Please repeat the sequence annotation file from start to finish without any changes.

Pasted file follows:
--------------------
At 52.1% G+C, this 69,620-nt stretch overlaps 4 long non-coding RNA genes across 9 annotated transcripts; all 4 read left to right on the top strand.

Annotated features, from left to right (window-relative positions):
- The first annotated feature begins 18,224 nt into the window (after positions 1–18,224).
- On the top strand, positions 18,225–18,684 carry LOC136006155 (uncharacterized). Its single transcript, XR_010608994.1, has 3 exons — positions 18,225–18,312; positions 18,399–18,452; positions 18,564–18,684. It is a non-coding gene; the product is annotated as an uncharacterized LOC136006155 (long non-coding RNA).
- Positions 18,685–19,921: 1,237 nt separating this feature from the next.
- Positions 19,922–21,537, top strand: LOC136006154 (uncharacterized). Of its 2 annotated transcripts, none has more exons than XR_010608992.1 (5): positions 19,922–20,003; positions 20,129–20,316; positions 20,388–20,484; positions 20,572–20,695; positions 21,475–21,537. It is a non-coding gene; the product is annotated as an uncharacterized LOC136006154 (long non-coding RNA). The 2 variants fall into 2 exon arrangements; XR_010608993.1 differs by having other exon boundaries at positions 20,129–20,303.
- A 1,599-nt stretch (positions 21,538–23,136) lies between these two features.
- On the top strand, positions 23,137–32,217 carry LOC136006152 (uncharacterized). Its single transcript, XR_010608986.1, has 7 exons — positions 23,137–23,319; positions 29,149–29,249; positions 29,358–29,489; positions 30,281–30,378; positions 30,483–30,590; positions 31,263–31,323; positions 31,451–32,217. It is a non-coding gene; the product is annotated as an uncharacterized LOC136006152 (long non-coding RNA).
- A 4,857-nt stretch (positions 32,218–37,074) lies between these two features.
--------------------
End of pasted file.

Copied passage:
At 52.1% G+C, this 69,620-nt stretch overlaps 4 long non-coding RNA genes across 9 annotated transcripts; all 4 read left to right on the top strand.

Annotated features, from left to right (window-relative positions):
- The first annotated feature begins 18,224 nt into the window (after positions 1–18,224).
- On the top strand, positions 18,225–18,684 carry LOC136006155 (uncharacterized). Its single transcript, XR_010608994.1, has 3 exons — positions 18,225–18,312; positions 18,399–18,452; positions 18,564–18,684. It is a non-coding gene; the product is annotated as an uncharacterized LOC136006155 (long non-coding RNA).
- Positions 18,685–19,921: 1,237 nt separating this feature from the next.
- Positions 19,922–21,537, top strand: LOC136006154 (uncharacterized). Of its 2 annotated transcripts, none has more exons than XR_010608992.1 (5): positions 19,922–20,003; positions 20,129–20,316; positions 20,388–20,484; positions 20,572–20,695; positions 21,475–21,537. It is a non-coding gene; the product is annotated as an uncharacterized LOC136006154 (long non-coding RNA). The 2 variants fall into 2 exon arrangements; XR_010608993.1 differs by having other exon boundaries at positions 20,129–20,303.
- A 1,599-nt stretch (positions 21,538–23,136) lies between these two features.
- On the top strand, positions 23,137–32,217 carry LOC136006152 (uncharacterized). Its single transcript, XR_010608986.1, has 7 exons — positions 23,137–23,319; positions 29,149–29,249; positions 29,358–29,489; positions 30,281–30,378; positions 30,483–30,590; positions 31,263–31,323; positions 31,451–32,217. It is a non-coding gene; the product is annotated as an uncharacterized LOC136006152 (long non-coding RNA).
- A 4,857-nt stretch (positions 32,218–37,074) lies between these two features.